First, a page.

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What is APR?

Helping first-time homebuyers understand the term Annual Percentage Rate (APR).

Categories: None | Tags: First Time Homebuyer, Glossary, Loans

November 27, 2011  |   Share:

What is equity?

Helping first-time home buyers understand the real estate terms "equity", "LTV", and "FMV".

Categories: None | Tags: First Time Homebuyer, First Time Homebuyer, Glossary, Loans, What Is

November 20, 2011  |   Share:

What type of home ownership help is available for US Vets?

Helping US Vets.

Categories: None | Tags: Home Buyer Education, First Time Homebuyer, Home Ownerhship, Veterans

November 11, 2011  |   Share:

What is a Realtor®?

Helping the first-time home buyer understand the term and role of a Realtor®.

Categories: None | Tags: First Time Homebuyer, Tips, How To, Glossary, How To Buy A House

November 2, 2011  |   Share:

What is HUD?

Helping first-time homebuyers understand the meaning of HUD.

Categories: None | Tags: First Time Homebuyer, Mortgages, Assistance, Glossary, Fha, Loans

October 26, 2011  |   Share:

What is MLS?

Helping first-time homebuyers understand the term Multiple Listing Service (MLS)

Categories: None | Tags: First Time Homebuyer, How To, First Time Homebuyer, Glossary, How To Buy A House

October 24, 2011  |   Share:

What is a mortgage?

Helping first-time buyers answer the question "What is a mortgage?"

Categories: None | Tags: First Time Homebuyer, Tips, How To, Glossary, Glossary

October 20, 2011  |   Share:

What is FHA?

Helping first-time homebuyers learn about FHA and FHA loans.

Categories: None | Tags: First Time Homebuyer, Fha 203k, Glossary, Fha, Glossary, Loans

October 12, 2011  |   Share:

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Community Reinvestment Act Does Good
Posted by Jon Gail on August 1, 2011 

Despite what you may have heard, Jimmy Carter and the Community Reinvestment Act (CRA) of 1977 did not cause the current mortgage crash we are experiencing.  In fact, the CRA has done very good things especially in the area of mortgage lending.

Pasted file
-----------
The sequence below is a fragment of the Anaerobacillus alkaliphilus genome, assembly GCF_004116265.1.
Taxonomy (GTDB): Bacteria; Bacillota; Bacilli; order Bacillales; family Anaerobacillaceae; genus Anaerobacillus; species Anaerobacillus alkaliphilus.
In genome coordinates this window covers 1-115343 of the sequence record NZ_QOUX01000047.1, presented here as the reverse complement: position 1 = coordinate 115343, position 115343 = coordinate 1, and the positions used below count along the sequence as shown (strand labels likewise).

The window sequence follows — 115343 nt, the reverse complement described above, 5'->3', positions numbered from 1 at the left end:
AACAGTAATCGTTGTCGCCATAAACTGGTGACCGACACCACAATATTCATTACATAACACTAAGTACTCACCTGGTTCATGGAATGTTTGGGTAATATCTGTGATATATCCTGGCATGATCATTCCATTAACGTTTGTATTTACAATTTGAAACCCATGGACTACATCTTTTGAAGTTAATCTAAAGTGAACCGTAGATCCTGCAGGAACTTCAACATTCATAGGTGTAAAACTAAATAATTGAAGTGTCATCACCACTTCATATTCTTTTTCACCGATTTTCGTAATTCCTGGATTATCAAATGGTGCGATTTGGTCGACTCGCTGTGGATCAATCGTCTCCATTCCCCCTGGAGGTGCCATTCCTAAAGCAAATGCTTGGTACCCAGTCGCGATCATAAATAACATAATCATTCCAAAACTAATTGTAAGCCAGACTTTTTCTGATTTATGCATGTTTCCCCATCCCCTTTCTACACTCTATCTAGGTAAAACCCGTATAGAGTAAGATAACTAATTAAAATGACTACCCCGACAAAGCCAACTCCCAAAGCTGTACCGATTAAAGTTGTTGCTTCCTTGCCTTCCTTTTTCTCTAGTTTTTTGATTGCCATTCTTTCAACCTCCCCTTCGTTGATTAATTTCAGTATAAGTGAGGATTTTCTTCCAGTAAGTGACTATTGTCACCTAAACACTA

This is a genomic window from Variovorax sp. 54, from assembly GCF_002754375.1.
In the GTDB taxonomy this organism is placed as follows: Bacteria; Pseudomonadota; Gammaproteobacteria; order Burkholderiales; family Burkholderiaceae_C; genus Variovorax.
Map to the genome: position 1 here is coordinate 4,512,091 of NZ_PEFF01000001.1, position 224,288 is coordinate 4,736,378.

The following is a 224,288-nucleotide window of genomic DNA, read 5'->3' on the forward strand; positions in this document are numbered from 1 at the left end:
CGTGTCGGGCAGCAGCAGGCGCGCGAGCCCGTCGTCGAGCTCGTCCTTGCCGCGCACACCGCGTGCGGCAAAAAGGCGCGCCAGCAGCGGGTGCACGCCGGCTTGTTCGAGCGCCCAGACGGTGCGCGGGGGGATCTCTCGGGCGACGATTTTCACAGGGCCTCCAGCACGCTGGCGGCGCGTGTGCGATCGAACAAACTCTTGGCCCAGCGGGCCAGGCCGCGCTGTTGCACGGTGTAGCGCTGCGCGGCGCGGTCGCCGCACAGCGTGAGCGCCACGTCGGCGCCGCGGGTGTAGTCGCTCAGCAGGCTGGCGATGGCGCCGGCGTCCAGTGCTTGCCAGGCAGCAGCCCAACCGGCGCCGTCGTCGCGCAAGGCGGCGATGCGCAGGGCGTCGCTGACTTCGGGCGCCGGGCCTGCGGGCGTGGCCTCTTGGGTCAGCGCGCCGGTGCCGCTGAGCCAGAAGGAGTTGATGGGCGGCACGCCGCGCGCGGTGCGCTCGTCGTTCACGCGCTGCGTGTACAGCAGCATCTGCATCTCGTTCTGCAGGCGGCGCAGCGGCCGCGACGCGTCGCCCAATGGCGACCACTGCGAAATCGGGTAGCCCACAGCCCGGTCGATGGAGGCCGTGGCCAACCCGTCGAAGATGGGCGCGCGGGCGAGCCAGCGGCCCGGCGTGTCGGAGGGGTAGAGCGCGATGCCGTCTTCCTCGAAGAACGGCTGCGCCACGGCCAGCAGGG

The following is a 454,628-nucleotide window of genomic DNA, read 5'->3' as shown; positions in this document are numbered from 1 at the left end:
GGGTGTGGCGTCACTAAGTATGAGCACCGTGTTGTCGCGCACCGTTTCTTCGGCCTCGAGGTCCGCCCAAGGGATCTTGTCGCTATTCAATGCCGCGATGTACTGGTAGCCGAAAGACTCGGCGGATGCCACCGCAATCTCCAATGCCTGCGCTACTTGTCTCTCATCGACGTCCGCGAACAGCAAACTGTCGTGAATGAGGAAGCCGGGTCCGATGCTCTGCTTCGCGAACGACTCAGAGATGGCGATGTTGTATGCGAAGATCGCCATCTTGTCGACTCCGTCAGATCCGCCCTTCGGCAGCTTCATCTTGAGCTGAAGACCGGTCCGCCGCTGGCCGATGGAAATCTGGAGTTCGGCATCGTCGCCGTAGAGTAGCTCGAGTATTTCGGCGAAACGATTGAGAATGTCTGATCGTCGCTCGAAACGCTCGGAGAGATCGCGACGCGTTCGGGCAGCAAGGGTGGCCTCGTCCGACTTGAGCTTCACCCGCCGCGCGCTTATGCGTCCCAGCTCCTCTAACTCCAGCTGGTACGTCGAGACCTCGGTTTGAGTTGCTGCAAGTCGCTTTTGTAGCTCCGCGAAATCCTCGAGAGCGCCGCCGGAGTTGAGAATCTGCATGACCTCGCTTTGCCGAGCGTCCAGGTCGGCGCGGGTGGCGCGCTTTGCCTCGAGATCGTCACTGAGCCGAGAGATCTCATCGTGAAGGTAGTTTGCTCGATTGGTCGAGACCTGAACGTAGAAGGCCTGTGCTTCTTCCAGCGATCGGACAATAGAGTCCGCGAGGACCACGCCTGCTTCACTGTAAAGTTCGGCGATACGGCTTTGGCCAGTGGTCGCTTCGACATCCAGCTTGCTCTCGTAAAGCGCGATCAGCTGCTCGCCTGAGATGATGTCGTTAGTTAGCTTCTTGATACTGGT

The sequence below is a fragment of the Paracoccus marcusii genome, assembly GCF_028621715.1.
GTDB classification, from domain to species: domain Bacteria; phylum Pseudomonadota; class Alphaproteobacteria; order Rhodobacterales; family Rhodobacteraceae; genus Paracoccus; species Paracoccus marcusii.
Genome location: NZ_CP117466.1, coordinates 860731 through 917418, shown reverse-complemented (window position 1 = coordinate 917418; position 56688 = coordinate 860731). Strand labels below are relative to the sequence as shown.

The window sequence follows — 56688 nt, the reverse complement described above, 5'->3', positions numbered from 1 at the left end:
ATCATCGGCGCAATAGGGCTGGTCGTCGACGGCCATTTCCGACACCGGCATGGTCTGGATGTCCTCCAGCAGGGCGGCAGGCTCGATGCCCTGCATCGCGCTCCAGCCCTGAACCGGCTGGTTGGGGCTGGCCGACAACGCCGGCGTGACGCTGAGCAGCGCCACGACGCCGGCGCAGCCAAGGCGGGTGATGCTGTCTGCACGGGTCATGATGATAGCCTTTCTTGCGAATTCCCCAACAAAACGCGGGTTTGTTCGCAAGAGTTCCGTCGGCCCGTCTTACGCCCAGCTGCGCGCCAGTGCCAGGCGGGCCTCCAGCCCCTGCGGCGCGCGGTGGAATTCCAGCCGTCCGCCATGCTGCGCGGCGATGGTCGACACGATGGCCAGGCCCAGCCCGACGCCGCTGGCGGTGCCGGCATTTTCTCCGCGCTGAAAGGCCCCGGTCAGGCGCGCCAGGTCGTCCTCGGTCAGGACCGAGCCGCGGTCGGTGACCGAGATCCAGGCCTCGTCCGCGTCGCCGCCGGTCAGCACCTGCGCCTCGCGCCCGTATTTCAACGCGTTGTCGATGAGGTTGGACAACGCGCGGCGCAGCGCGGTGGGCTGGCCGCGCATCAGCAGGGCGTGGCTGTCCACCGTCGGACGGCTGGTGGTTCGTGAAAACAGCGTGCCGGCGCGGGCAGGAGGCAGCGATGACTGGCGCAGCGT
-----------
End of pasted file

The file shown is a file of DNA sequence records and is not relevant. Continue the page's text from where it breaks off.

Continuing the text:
The CRA essentially requires federally regulated banks to offer their services to all of their clients regardless of their income throughout their service area.  In other words, the banks are not permitted to just serve the wealthier clients or wealthier areas within their service area. 

A bank’s CRA rating is very important to them.   The CRA rating is carefully considered by federal regulators when the bank is requesting permission to add a branch, expand their service area or to acquire or merge with a financial institution. To learn more about CRA and to find out a bank’s CRA rating visit www.ffiec.gov/cra

To fulfill their CRA responsibilities’ most of the larger federally regulated banks have created special CRA home loan programs sometimes referred to as a “portfolio product.”  These programs typically offer special terms and features like lower down payment requirements, favorable underwriting standards, lower mortgage insurance premiums, compatibility with down payment assistance programs and the like.

CRA home loan programs are available from larger banks like Bank of America, Chase, Key Bank, Wells Fargo and US Bank among others.   While these home loan programs are not typically limited to first-time homebuyers they are great programs for low-income first-time homebuyers.

To qualify, a household must be low income (80% of the median income for the area) or they need to purchase and occupy a home in a low to moderate income area.   Of course there are many other requirements to qualify as well but each bank's requirements differ so check with them directly to learn more.

 These types of CRA home loan programs are not always well marketed and are not always available from every loan officer at the bank.  So you may need to be fairly persistent to learn more about these programs and to find which loan officers are approved to offer them.